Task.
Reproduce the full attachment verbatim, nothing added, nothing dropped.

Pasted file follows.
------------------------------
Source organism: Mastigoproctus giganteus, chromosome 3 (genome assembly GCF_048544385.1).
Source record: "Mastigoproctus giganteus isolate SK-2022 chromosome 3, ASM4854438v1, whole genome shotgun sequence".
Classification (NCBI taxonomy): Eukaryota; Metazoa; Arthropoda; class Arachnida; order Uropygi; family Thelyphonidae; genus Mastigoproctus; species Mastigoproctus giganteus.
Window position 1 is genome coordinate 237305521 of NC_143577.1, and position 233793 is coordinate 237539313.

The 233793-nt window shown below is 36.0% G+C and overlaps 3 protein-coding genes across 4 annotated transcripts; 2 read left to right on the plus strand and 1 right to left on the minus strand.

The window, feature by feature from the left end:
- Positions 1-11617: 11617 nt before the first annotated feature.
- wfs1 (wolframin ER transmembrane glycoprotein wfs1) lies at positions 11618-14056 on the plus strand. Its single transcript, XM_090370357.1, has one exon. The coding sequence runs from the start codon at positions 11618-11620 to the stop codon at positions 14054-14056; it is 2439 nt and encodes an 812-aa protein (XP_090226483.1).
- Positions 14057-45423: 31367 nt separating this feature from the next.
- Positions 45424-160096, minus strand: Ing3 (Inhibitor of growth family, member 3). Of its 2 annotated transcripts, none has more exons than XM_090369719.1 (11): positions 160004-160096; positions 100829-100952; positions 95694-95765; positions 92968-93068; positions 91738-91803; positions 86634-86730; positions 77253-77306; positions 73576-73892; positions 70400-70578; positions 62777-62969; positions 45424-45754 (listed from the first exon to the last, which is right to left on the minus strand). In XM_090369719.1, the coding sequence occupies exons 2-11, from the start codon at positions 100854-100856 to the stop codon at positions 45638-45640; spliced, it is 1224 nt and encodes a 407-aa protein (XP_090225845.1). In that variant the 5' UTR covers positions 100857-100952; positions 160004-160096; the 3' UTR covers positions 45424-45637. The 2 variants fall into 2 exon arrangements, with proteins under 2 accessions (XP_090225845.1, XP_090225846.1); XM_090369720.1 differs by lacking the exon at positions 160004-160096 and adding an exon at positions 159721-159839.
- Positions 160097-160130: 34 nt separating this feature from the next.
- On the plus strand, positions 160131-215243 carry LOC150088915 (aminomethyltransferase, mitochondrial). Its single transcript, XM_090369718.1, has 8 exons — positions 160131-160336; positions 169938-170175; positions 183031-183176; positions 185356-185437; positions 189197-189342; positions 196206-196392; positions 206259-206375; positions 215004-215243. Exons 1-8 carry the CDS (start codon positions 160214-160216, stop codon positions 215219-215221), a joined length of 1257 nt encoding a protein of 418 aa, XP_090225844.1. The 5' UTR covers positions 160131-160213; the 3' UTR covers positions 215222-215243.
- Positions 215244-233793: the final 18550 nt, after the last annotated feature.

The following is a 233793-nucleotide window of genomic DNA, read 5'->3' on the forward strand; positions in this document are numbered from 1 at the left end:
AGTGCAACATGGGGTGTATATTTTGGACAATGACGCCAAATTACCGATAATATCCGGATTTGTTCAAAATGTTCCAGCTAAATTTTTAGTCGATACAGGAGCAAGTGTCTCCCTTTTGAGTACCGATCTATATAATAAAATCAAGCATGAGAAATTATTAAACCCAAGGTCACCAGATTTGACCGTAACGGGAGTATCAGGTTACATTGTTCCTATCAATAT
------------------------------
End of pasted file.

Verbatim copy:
Source organism: Mastigoproctus giganteus, chromosome 3 (genome assembly GCF_048544385.1).
Source record: "Mastigoproctus giganteus isolate SK-2022 chromosome 3, ASM4854438v1, whole genome shotgun sequence".
Classification (NCBI taxonomy): Eukaryota; Metazoa; Arthropoda; class Arachnida; order Uropygi; family Thelyphonidae; genus Mastigoproctus; species Mastigoproctus giganteus.
Window position 1 is genome coordinate 237305521 of NC_143577.1, and position 233793 is coordinate 237539313.

The 233793-nt window shown below is 36.0% G+C and overlaps 3 protein-coding genes across 4 annotated transcripts; 2 read left to right on the plus strand and 1 right to left on the minus strand.

The window, feature by feature from the left end:
- Positions 1-11617: 11617 nt before the first annotated feature.
- wfs1 (wolframin ER transmembrane glycoprotein wfs1) lies at positions 11618-14056 on the plus strand. Its single transcript, XM_090370357.1, has one exon. The coding sequence runs from the start codon at positions 11618-11620 to the stop codon at positions 14054-14056; it is 2439 nt and encodes an 812-aa protein (XP_090226483.1).
- Positions 14057-45423: 31367 nt separating this feature from the next.
- Positions 45424-160096, minus strand: Ing3 (Inhibitor of growth family, member 3). Of its 2 annotated transcripts, none has more exons than XM_090369719.1 (11): positions 160004-160096; positions 100829-100952; positions 95694-95765; positions 92968-93068; positions 91738-91803; positions 86634-86730; positions 77253-77306; positions 73576-73892; positions 70400-70578; positions 62777-62969; positions 45424-45754 (listed from the first exon to the last, which is right to left on the minus strand). In XM_090369719.1, the coding sequence occupies exons 2-11, from the start codon at positions 100854-100856 to the stop codon at positions 45638-45640; spliced, it is 1224 nt and encodes a 407-aa protein (XP_090225845.1). In that variant the 5' UTR covers positions 100857-100952; positions 160004-160096; the 3' UTR covers positions 45424-45637. The 2 variants fall into 2 exon arrangements, with proteins under 2 accessions (XP_090225845.1, XP_090225846.1); XM_090369720.1 differs by lacking the exon at positions 160004-160096 and adding an exon at positions 159721-159839.
- Positions 160097-160130: 34 nt separating this feature from the next.
- On the plus strand, positions 160131-215243 carry LOC150088915 (aminomethyltransferase, mitochondrial). Its single transcript, XM_090369718.1, has 8 exons — positions 160131-160336; positions 169938-170175; positions 183031-183176; positions 185356-185437; positions 189197-189342; positions 196206-196392; positions 206259-206375; positions 215004-215243. Exons 1-8 carry the CDS (start codon positions 160214-160216, stop codon positions 215219-215221), a joined length of 1257 nt encoding a protein of 418 aa, XP_090225844.1. The 5' UTR covers positions 160131-160213; the 3' UTR covers positions 215222-215243.
- Positions 215244-233793: the final 18550 nt, after the last annotated feature.

The following is a 233793-nucleotide window of genomic DNA, read 5'->3' on the forward strand; positions in this document are numbered from 1 at the left end:
AGTGCAACATGGGGTGTATATTTTGGACAATGACGCCAAATTACCGATAATATCCGGATTTGTTCAAAATGTTCCAGCTAAATTTTTAGTCGATACAGGAGCAAGTGTCTCCCTTTTGAGTACCGATCTATATAATAAAATCAAGCATGAGAAATTATTAAACCCAAGGTCACCAGATTTGACCGTAACGGGAGTATCAGGTTACATTGTTCCTATCAATAT